Four Followers of Caravaggio
It is a well known adage that imitation is thought to be the highest form of flattery. Hence, it is not surprising nor uncommon for ardent flatterers and followers to emulate the works of masters throughout their own careers.
Consider The Lute Player, (above) for example, painted sometime between 1612 to 1620. Based on Michelangelo Merisi da Caravaggio’s painting of the same name (below), done earlier in 1596, it was widely accepted by many critics in the 18th and 19th centuries that due to the overt stylistic similarities between the two works, both were created by the famed Caravaggio, who had earned great notoriety for his revolutionary style and his unconventional process of painting directly from live models.
However, more recent scholarship secures the painting at top within the corpus of the considerably older artist, Orazio Gentileschi, a close associate of Caravaggio’s and one of the leading Caravaggisti in the second decade of the 17th century, who managed to mix key aspects of Caravaggio’s style with his own signature elements.
Gentileschi, one of four painters in Rome at the time, who assimilated Caravaggio’s style in their own distinct ways is one of the featured artists in the current exhibit, Four Followers of Caravaggio at The Art Institute of Chicago running through May 31.
Four Followers of Caravaggio
Paintings: Bottom, Caravaggio, The Lute Player (1596), Metropolitan Museum of Art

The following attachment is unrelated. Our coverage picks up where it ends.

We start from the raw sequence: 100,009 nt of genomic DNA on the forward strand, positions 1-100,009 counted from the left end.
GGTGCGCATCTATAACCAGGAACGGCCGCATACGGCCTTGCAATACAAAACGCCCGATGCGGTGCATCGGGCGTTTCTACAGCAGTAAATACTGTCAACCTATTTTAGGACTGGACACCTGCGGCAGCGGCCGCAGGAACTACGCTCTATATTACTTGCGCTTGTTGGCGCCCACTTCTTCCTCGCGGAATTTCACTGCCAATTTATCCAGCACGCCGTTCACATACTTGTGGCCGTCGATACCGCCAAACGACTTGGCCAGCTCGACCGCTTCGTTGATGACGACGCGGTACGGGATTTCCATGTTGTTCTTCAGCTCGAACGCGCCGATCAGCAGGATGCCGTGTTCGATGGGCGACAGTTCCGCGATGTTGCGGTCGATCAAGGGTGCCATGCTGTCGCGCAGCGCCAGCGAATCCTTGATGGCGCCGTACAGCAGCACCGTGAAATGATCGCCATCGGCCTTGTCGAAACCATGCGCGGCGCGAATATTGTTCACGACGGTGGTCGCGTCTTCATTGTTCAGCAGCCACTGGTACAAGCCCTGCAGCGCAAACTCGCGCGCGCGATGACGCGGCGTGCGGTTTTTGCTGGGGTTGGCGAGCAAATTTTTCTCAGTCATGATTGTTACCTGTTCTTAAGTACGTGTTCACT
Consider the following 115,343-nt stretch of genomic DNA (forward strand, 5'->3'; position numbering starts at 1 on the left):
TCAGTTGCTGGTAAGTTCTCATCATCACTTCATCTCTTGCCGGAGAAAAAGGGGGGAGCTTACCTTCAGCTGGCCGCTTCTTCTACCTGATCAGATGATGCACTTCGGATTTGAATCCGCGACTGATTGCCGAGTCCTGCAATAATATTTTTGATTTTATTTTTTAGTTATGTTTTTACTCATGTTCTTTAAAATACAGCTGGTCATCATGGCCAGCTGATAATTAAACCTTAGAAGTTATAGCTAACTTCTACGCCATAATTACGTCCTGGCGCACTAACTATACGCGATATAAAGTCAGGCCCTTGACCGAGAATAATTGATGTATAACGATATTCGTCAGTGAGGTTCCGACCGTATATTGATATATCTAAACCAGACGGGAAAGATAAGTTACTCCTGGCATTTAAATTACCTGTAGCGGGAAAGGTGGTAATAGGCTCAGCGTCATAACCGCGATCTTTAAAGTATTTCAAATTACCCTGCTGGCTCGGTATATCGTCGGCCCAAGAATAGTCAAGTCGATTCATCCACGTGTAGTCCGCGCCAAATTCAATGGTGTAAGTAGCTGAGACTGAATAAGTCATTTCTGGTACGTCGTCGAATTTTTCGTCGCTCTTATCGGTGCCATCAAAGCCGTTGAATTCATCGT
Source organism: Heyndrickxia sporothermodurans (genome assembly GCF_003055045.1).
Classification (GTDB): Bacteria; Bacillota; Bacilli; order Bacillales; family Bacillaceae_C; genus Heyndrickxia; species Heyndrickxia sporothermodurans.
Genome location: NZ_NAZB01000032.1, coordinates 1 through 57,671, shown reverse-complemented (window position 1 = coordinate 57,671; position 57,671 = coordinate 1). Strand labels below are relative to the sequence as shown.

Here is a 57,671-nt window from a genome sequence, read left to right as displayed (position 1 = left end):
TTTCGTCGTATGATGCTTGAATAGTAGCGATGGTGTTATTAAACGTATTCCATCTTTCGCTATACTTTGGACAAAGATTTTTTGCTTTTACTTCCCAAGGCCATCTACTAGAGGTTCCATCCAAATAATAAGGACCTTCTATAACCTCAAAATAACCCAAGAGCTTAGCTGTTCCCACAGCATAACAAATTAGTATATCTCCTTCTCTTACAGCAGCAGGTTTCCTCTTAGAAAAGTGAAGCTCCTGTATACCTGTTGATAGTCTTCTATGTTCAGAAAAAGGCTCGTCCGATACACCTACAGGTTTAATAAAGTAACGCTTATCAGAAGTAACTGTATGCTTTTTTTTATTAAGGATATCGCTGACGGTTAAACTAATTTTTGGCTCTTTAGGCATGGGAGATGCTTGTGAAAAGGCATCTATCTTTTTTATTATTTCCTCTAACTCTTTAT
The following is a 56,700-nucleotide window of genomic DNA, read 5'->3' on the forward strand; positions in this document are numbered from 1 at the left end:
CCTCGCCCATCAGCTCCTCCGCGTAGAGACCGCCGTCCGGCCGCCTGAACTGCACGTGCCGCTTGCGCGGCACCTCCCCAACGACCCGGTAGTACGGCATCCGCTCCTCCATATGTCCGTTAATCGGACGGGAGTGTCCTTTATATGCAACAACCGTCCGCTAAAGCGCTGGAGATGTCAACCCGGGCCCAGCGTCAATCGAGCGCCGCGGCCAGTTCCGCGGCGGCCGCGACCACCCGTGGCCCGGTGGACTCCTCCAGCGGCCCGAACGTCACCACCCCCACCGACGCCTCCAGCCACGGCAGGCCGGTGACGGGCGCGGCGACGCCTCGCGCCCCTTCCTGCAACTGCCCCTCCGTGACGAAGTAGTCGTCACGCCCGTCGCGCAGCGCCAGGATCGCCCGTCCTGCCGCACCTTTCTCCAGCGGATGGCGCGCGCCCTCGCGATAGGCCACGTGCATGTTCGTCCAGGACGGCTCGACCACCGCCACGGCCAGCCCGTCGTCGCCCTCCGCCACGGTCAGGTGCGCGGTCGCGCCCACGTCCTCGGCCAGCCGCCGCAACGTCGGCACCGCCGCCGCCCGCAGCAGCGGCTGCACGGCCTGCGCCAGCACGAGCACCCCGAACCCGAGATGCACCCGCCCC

Paintings: Top, Orazio Gentileschi. The Lute Player, (1612/1620). National Gallery of Art
FOOTNOTE: MICHELANGELO MERISI DA CARAVAGGIO
As colorful and captivating as the masterpieces he created, so was the man himself. Caravaggio burst upon the Rome art scene in 1600 with the success of his first public commissions, the Martyrdom of Saint Matthew and Calling of Saint Matthew. Thereafter he never lacked for commissions or patrons, yet, like the temperamentally tormented genius he was, he handled his success atrociously.
He was notorious for brawling, even in a time and place when such behavior was commonplace, and the transcripts of his police records and trial proceedings fill several pages. An early published notice on him, dating from 1604 and describing his lifestyle three years previously, tells how “after a fortnight’s work he will swagger about for a month or two with a sword at his side and a servant following him, from one ball-court to the next, ever ready to engage in a fight or an argument, so that it is most awkward to get along with him.” Indeed.
In 1606, he is known to have killed a young man in a brawl and fled from Rome with a price on his head. In Malta in 1608, another brawl ensued, and yet another the following year in Naples, possibly a deliberate attempt on his life by unidentified enemies, which one could safely assume, were many. By the next year, after a relatively brief career and a tumultuous life, he was dead at thirty-nine years of age, amid much confusion and conjecture as to the causes of death.
Famous (and notorious) while he lived, Caravaggio was forgotten almost immediately after his death, and it was only in the 20th century that his importance to the development of Western art was rediscovered.